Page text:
- Terminate a process using the default SIGTERM (terminate) signal:
- List available signal names (to be used without the 'SIG' prefix):
- Interactively ask for confirmation before termination:
killall -i process_name
- Terminate a process using the SIGINT (interrupt) signal, which is the same signal sent by pressing
Ctrl + C:
killall -INT process_name
- Force kill a process:
killall -KILL process_name
killall [-Z, --context pattern] [-e, --exact] [-g, --process-group] [-i, --interactive] [-n, --ns PID] [-o, --older-than TIME] [-q, --quiet] [-r, --regexp] [-s, --signal SIGNAL, -SIGNAL] [-u, --user user] [-v, --verbose] [-w, --wait] [-y, --younger-than TIME] [-I, --ignore-case] [-V, --version] [--] name ...
killall -V, --version
killall sends a signal to all processes running any of the specified commands. If no signal name is specified, SIGTERM is sent.
Signals can be specified either by name (e.g. -HUP or -SIGHUP) or by number (e.g. -1) or by option -s.
If the command name is not regular expression (option -r) and contains a slash (/), processes executing that particular file will be selected for killing, independent of their name.
killall returns a zero return code if at least one process has been killed for each listed command, or no commands were listed and at least one process matched the -u and -Z search criteria. killall returns non-zero otherwise.
A killall process never kills itself (but may kill other killall processes).
- -e, --exact
Require an exact match for very long names. If a command name is longer than 15 characters, the full name may be unavailable (i.e. it is swapped out). In this case, killall will kill everything that matches within the first 15 characters. With -e, such entries are skipped. killall prints a message for each skipped entry if -v is specified in addition to -e.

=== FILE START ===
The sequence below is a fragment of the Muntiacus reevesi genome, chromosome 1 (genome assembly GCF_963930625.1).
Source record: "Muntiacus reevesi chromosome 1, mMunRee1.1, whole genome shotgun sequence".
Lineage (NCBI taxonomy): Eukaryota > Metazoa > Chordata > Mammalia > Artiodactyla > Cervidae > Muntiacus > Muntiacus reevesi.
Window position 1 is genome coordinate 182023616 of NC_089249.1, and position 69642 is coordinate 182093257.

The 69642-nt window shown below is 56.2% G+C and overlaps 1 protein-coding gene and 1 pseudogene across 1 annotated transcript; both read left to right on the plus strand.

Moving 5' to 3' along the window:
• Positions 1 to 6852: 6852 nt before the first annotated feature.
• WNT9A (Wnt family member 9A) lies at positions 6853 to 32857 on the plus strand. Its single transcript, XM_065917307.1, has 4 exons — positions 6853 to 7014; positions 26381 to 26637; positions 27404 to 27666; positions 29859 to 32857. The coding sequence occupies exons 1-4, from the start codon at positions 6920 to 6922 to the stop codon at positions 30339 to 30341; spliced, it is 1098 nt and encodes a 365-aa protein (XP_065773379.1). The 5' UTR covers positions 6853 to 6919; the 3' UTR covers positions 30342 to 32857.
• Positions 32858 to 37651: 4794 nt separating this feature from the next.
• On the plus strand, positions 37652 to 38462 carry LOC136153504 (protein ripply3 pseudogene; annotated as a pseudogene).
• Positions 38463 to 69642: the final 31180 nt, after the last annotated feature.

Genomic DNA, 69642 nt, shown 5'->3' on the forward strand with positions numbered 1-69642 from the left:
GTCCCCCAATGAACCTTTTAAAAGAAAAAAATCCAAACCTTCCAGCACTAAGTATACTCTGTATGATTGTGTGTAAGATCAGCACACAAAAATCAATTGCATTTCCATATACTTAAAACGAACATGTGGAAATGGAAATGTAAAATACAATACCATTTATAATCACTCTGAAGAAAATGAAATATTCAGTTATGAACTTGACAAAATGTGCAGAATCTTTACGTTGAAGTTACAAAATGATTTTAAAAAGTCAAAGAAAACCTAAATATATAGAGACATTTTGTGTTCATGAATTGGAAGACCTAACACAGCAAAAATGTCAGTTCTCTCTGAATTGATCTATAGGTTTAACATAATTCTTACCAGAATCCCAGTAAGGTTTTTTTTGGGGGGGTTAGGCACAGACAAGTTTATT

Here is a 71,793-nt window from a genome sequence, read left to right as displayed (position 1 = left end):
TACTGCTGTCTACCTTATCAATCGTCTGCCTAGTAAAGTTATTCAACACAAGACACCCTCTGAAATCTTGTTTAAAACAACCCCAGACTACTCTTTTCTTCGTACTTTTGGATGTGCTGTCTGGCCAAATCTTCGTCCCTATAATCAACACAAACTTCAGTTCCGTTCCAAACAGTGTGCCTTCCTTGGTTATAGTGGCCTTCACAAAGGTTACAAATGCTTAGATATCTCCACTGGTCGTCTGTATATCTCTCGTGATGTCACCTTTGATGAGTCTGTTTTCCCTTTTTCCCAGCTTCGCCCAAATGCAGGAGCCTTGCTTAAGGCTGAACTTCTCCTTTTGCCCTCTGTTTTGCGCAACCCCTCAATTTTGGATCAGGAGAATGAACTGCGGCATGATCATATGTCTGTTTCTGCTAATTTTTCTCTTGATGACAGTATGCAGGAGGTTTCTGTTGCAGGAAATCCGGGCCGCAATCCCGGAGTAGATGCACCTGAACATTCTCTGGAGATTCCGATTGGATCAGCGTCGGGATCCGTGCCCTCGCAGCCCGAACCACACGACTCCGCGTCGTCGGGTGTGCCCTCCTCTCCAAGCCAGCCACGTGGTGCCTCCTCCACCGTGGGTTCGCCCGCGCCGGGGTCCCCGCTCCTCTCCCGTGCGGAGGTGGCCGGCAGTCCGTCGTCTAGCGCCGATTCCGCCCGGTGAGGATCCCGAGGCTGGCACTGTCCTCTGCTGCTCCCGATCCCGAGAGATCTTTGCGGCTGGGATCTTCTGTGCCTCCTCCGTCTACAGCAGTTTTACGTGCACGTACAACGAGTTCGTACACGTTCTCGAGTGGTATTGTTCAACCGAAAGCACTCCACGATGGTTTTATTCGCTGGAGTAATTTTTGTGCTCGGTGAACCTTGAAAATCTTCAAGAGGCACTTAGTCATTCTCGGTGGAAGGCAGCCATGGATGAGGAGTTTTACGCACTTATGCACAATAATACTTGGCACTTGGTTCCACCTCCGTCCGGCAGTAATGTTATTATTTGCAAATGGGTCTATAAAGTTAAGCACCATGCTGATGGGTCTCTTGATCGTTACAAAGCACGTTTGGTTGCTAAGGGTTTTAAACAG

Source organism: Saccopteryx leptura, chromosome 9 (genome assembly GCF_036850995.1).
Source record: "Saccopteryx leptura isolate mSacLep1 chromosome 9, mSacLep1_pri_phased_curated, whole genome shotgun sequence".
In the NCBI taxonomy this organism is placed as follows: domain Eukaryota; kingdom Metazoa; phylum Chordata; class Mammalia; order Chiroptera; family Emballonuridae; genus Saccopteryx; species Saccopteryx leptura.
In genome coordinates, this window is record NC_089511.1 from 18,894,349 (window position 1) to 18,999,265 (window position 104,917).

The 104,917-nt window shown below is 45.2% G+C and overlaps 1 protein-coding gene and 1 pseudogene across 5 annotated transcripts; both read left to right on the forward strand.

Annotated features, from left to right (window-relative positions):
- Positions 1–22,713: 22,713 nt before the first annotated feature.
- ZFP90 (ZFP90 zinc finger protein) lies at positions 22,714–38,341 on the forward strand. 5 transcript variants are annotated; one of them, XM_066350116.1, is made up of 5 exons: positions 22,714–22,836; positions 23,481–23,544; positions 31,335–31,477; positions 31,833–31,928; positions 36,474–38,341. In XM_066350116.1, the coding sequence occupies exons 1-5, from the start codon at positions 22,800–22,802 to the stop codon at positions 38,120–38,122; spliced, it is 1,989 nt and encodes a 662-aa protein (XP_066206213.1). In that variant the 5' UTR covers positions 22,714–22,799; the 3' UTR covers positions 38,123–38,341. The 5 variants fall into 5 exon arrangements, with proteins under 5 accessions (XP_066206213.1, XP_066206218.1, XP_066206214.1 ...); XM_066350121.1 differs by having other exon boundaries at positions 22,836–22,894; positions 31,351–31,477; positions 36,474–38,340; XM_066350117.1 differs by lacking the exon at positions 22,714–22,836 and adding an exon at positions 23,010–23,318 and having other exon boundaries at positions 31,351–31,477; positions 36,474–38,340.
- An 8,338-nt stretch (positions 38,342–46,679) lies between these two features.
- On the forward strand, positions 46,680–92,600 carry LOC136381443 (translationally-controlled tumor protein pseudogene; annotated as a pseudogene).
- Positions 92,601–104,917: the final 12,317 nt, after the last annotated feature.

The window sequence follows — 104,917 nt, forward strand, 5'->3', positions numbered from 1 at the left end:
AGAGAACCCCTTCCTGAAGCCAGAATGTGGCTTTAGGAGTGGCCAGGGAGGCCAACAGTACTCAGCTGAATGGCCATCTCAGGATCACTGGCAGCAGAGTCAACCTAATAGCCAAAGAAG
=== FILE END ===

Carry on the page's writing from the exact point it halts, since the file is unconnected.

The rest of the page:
- -I, --ignore-case
Do case insensitive process name match.
- -g, --process-group
Kill the process group to which the process belongs. The kill signal is only sent once per group, even if multiple processes belonging to the same process group were found.
- -i, --interactive
Interactively ask for confirmation before killing.
- -l, --list
List all known signal names.
- -n, --ns
Match against the PID namespace of the given PID. The default is to match against all namespaces.
- -o, --older-than
Match only processes that are older (started before) the time specified. The time is specified as a float then a unit. The units are s,m,h,d,w,M,y for seconds, minutes, hours, days, weeks, months and years respectively.
- -q, --quiet
Do not complain if no processes were killed.
- -r, --regexp
Interpret process name pattern as a POSIX extended regular expression, per regex(3).
- -s, --signal, -SIGNAL
Send this signal instead of SIGTERM.
- -u, --user
Kill only processes the specified user owns. Command names are optional.
- -v, --verbose
Report if the signal was successfully sent.
- -V, --version
Display version information.
- -w, --wait
Wait for all killed processes to die. killall checks once per second if any of the killed processes still exist and only returns if none are left. Note that killall may wait forever if the signal was ignored, had no effect, or if the process stays in zombie state.
- -y, --younger-than
Match only processes that are younger (started after) the time specified. The time is specified as a float then a unit. The units are s,m,h,d,w,M,y for seconds, minutes, hours, days, weeks, Months and years respectively.
- -Z, --context
Specify security context: kill only processes having security context that match with given extended regular expression pattern. Must precede other arguments on the command line. Command names are optional.
location of the proc file system
Killing by file only works for executables that are kept open during execution, i.e. impure executables can't be killed this way.
Be warned that typing killall name may not have the desired effect on non-Linux systems, especially when done by a privileged user.
killall -w doesn't detect if a process disappears and is replaced by a new process with the same PID between scans.
If processes change their name, killall may not be able to match them correctly.
killall has a limit of names that can be specified on the command line. This figure is the size of an unsigned long integer multiplied by 8. For most 32 bit systems the limit is 32 and similarly for a 64 bit system the limit is usually 64.
kill(1), fuser(1), pgrep(1), pidof(1), pkill(1), ps(1), kill(2), regex(3).
fkill(1), fuser(1), kacpimon(8), pgrep(1), pmsignal(1), skill(1), snipes(6), start-stop-daemon(8), whowatch(1).